Over the past few weeks, I have gotten some emails regarding COVID-19 that were filled with misinformation. In an attempt to clear up this misinformation, I thought I would look at some data that are rather easy to obtain and analyze: total deaths in the U.S. over the past seven years and the deaths attributed to COVID-19. They come from the CDC, which I know many of my readers don’t trust. Indeed, I don’t trust the CDC when it comes to many of their recommendations, including some related to COVID-19. Nevertheless, these data are rather hard to manipulate, since they come from many independent sources. Thus, while they might not be 100% accurate, the overall conclusions we can draw from them should be reliable.
Looking at the above graph, then, what do we see? Let’s start with the total deaths (in blue). They follow a familiar pattern in the five years leading up to 2020. They peak in January, trail off in the summer, and start rising again in autumn. The peaks are generally attributed to two things: cold weather is more deadly than warm weather, and the influenza season typically peaks in January/February. Indeed, if you look at the heights of the peaks in the years before 2020, you can see when the more severe influenza seasons were: 2015 and 2018.
Notice, however, that 2020 and 2021 break the pattern established in the previous years. The peak in 2020 is much, much higher than the peaks in the previous years, and it comes later in the year (mid-April). In addition, when it comes back down to its minimum (late June), it is much, much higher than the minimum of any other year. Then, there is a bump that occurs later in the year, followed by another peak that is even higher than the one in April of 2020. Clearly, this tells us something unusual happened in 2020, and it is still happening in 2021.
Of course, we know what that unusual situation is: COVID-19. If we graph just the deaths attributed to COVID-19 (in orange), you see the same unusual pattern: a peak that occurs in April of 2020, another bump, and then an even larger peak. Just to see how much of this unusual pattern can be attributed to the COVID-19 deaths, the gray line shows you what happens when you take the total deaths and subtract the COVID-19 deaths. The result is something that looks a lot more like the pattern that was established in the past seven years. However, the pattern isn’t exactly the same as what is seen in the previous years. Notice that the gray line never gets as low as the blue line does in 2014-2019. Thus, even after subtracting out the COVID-19 deaths, there are still more deaths than in the previous years.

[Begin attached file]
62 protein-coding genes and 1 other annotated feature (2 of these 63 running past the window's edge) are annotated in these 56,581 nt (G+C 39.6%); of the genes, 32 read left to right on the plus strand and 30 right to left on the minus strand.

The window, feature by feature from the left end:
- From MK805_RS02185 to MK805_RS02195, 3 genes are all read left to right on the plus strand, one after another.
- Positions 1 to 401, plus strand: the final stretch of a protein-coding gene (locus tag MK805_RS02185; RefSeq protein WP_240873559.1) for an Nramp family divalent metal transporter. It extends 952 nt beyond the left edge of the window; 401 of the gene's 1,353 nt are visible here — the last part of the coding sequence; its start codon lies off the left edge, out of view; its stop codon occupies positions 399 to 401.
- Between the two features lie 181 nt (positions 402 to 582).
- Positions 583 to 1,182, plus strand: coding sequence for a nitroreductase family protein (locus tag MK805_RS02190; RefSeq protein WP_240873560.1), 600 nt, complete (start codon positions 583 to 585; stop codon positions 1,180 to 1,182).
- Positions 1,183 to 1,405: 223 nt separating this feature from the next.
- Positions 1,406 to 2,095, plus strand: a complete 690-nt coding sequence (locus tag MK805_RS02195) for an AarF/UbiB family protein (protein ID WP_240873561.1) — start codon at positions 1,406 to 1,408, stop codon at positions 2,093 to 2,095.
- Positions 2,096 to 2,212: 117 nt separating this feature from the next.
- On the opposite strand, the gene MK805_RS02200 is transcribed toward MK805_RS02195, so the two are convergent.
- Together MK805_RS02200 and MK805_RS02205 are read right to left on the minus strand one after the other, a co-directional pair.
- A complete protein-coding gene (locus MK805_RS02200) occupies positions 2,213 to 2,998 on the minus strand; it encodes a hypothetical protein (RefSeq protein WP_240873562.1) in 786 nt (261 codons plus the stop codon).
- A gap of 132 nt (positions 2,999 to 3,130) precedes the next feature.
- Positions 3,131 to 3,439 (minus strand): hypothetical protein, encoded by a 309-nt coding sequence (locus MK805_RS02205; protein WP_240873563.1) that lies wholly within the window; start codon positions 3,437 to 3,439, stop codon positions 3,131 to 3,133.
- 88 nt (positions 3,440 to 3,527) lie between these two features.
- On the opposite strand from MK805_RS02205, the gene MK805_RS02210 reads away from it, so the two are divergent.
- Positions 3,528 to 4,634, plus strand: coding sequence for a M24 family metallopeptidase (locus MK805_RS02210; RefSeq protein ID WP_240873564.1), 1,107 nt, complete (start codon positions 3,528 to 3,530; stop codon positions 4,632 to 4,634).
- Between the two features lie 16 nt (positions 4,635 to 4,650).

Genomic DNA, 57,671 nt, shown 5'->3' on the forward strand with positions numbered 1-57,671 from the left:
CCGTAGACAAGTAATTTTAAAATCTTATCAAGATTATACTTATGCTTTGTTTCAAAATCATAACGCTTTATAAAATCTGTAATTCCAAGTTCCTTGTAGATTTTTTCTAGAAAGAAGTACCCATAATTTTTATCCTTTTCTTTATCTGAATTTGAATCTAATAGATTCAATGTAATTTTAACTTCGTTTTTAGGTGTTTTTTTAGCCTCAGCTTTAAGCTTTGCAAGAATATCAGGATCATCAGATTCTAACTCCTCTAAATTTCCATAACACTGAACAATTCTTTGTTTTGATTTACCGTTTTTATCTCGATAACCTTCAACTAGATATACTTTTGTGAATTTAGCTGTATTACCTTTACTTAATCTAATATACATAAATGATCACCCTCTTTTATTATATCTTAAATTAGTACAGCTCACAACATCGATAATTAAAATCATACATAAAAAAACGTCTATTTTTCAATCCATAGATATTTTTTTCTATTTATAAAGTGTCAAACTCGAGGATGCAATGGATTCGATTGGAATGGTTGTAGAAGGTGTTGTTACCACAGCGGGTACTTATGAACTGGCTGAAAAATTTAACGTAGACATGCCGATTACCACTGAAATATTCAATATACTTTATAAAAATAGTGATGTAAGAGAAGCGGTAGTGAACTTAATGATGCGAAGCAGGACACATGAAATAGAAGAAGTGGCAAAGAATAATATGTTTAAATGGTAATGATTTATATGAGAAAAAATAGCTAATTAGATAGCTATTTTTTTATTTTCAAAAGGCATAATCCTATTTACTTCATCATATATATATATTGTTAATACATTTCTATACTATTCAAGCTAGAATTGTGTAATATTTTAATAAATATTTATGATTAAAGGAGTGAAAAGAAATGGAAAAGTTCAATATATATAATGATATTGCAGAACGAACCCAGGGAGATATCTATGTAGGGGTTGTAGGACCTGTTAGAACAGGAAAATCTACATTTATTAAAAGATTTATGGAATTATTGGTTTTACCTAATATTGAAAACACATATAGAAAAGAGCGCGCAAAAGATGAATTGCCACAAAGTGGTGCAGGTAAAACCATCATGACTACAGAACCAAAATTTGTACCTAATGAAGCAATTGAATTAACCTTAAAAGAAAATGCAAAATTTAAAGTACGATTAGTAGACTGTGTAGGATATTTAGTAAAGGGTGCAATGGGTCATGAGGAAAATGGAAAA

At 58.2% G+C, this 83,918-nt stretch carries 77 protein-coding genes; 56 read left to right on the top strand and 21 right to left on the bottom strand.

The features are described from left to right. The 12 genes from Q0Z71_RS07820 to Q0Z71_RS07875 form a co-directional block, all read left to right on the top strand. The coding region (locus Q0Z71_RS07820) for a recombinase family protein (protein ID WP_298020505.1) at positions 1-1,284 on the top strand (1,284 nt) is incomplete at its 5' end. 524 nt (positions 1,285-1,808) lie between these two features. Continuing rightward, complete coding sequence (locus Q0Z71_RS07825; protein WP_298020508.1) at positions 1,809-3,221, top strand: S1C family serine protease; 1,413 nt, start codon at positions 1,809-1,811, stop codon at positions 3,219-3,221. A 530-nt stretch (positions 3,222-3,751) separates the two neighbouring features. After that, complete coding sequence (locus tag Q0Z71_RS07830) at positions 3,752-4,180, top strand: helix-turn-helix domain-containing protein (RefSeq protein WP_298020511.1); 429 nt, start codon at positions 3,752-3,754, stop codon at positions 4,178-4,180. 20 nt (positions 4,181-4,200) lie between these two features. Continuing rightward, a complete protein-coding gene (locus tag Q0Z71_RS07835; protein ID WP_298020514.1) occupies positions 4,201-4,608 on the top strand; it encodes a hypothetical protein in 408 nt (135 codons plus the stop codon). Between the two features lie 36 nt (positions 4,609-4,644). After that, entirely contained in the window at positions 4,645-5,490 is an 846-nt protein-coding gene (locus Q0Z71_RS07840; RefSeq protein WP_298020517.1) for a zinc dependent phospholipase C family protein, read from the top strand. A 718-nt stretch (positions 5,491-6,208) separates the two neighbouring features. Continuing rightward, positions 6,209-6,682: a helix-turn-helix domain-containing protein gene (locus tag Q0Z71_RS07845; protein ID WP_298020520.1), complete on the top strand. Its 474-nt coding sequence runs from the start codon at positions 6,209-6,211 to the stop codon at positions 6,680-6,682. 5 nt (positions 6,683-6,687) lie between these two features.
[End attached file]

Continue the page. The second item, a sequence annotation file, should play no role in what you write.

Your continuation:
What does all this mean? Well, let’s start with two things we can say for certain. First, contrary to what you may have heard (and what I was sent in email), COVID-19 is NOT just a severe flu-like disease. It is responsible for more deaths than any flu in the past seven years. Indeed, the only influenza that was more deadly than COVID-19 in the U.S. (as of right now, anyway) was the 1918 Spanish flu. Second, COVID-19 deaths are not being significantly over-reported. If that were the case, subtracting out the COVID-19 deaths would have resulted in fewer deaths than in previous years (the gray line would have dipped lower than the blue line dips in previous years).
What can we say about the fact that even after subtracting out the COVID-19 deaths, there are still more deaths in 2020 and 2021 than the previous years? As I see it, there are two possibilities. It’s possible that COVID-19 deaths are being under-reported. It’s also possible that the COVID-19 measures that have been instituted have produced some deaths as well. I think the second option is more likely. Social isolation, delaying doctor appointments, etc., will result in more deaths. However, the number of those deaths is small compared to the COVID-19 deaths.
There is one more thing that I see in the data, but it is preliminary at best. Notice that the peak occurred much sooner this year than last. While the peak number of deaths in 2020 occurred in April, this year’s peak occurred in January. Assuming the virus hasn’t changed substantially over the past year, that means something happened to curtail COVID-19 deaths. What happened between 2020 and 2021? The vaccine started rolling out. The first doses were given in December of 2020, and the initial focus was on health care providers and those who are most at risk of dying from COVID-19. To me, it isn’t surprising that this produced enough of a slowdown in COVID-19 to cut the peak back three months. Once again, that is a preliminary conclusion which could be wrong. However, I do think that time will bear it out to be true. Regardless, I will post a similar analysis in a few months to see what the data say then.